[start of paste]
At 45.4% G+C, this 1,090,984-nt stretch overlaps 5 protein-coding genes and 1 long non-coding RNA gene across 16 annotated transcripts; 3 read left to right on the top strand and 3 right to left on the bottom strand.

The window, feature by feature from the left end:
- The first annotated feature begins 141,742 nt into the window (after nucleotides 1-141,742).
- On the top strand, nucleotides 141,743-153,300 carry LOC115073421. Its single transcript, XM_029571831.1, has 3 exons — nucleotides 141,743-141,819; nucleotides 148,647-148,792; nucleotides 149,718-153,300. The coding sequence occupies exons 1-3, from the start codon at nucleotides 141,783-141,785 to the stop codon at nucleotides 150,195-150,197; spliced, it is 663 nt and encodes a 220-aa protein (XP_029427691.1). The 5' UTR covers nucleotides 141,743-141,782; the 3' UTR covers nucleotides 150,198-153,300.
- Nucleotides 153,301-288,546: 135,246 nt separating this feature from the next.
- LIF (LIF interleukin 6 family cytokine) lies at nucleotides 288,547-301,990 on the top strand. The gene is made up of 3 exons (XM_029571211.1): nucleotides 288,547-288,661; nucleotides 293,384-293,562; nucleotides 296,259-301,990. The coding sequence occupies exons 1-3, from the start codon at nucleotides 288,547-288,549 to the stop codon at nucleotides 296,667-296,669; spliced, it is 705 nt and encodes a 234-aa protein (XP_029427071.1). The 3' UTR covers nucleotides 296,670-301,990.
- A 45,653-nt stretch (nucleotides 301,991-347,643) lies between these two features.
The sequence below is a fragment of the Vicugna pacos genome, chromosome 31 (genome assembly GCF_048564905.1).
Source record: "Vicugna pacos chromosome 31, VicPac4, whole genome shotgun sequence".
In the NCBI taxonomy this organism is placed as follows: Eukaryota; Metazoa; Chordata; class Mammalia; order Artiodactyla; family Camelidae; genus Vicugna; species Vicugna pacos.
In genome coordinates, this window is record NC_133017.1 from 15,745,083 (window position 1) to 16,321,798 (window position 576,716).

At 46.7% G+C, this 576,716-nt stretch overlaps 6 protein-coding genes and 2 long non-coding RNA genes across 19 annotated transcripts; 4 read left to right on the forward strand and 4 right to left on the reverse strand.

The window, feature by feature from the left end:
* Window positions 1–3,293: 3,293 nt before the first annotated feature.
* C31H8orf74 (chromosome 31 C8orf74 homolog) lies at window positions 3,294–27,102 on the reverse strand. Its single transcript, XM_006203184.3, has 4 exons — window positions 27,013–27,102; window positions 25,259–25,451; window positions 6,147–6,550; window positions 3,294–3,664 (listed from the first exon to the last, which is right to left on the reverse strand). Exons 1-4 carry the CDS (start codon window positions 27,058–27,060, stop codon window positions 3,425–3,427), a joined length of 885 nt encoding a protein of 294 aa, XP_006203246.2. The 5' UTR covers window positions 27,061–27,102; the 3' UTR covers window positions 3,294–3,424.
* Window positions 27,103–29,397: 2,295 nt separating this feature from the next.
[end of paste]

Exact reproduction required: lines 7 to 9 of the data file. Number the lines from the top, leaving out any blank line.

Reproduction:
- A 45,653-nt stretch (nucleotides 301,991-347,643) lies between these two features.
The sequence below is a fragment of the Vicugna pacos genome, chromosome 31 (genome assembly GCF_048564905.1).
Source record: "Vicugna pacos chromosome 31, VicPac4, whole genome shotgun sequence".